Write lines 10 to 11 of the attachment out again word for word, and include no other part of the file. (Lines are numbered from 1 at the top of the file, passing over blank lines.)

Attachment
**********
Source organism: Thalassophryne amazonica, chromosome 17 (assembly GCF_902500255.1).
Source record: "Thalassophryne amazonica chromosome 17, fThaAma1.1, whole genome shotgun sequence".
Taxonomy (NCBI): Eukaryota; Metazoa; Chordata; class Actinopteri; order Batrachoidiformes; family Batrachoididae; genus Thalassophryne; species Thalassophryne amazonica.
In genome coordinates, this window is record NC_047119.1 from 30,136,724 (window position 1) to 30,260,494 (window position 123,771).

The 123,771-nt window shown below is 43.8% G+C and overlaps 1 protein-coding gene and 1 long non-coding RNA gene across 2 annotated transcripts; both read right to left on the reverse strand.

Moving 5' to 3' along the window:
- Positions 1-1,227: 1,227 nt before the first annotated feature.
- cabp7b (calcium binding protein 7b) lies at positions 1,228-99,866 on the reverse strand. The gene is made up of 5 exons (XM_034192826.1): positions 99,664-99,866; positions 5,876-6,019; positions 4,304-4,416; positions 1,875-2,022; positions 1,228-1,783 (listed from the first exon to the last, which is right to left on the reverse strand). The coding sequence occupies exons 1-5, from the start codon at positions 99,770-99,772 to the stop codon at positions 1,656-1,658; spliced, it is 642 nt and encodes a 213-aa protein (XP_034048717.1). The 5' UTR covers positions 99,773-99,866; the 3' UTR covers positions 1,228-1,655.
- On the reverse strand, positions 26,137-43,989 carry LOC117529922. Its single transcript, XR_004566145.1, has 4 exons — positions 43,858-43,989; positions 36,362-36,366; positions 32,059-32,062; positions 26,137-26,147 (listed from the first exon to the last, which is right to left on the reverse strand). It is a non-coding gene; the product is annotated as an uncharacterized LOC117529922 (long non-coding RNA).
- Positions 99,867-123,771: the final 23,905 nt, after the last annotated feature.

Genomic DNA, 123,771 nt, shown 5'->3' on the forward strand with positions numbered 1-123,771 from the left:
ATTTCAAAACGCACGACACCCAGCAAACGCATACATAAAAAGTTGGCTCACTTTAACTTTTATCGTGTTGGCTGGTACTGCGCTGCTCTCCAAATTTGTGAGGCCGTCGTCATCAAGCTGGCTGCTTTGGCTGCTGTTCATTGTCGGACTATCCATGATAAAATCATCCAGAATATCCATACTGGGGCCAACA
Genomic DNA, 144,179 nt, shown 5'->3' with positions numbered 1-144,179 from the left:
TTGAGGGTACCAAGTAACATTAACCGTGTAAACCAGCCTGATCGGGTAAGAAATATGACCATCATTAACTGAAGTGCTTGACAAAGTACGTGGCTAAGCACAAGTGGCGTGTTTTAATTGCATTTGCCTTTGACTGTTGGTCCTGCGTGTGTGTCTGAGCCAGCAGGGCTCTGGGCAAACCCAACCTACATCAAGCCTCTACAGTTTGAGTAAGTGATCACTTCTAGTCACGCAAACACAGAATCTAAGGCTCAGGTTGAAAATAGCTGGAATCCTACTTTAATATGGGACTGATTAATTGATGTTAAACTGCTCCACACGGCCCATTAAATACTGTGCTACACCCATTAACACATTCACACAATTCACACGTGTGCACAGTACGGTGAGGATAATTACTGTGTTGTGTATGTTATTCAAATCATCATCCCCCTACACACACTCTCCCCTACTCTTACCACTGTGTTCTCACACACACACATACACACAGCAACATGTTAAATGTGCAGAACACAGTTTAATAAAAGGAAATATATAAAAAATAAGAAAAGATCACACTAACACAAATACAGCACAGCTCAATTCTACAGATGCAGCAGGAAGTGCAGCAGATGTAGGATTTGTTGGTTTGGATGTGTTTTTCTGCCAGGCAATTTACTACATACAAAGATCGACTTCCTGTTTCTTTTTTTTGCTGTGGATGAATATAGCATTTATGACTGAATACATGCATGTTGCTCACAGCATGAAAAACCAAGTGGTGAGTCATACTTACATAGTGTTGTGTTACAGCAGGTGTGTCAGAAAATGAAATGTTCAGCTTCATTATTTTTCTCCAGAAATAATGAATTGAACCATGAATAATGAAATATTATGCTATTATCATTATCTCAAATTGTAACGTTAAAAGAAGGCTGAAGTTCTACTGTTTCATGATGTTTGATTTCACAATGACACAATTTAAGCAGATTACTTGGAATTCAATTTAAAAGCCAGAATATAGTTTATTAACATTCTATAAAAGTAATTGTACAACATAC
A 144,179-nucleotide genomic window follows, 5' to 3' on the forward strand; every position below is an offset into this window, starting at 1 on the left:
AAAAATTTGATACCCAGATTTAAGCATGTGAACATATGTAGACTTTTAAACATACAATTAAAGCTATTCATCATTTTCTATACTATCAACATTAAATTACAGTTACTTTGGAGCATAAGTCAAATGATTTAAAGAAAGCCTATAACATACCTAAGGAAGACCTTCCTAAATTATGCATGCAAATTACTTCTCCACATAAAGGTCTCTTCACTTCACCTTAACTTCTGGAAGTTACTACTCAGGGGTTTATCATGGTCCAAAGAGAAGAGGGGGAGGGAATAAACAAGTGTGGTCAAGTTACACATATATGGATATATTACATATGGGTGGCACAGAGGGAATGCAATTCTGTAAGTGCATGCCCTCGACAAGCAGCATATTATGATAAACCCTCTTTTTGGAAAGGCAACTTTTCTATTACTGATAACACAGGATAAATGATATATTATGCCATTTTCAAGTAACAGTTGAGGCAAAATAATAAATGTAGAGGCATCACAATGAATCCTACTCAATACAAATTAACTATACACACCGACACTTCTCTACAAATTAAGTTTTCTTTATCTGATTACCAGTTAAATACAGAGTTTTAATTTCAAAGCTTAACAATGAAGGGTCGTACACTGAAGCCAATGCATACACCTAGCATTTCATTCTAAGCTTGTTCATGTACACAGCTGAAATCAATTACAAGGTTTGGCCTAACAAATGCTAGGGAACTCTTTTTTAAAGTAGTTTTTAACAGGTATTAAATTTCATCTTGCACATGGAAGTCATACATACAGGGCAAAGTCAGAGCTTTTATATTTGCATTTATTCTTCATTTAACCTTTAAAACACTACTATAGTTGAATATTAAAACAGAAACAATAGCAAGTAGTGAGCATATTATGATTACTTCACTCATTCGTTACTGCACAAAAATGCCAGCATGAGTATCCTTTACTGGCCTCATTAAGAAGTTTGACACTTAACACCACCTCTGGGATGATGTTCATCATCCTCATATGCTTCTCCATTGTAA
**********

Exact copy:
- Positions 99,867-123,771: the final 23,905 nt, after the last annotated feature.

Genomic DNA, 123,771 nt, shown 5'->3' on the forward strand with positions numbered 1-123,771 from the left: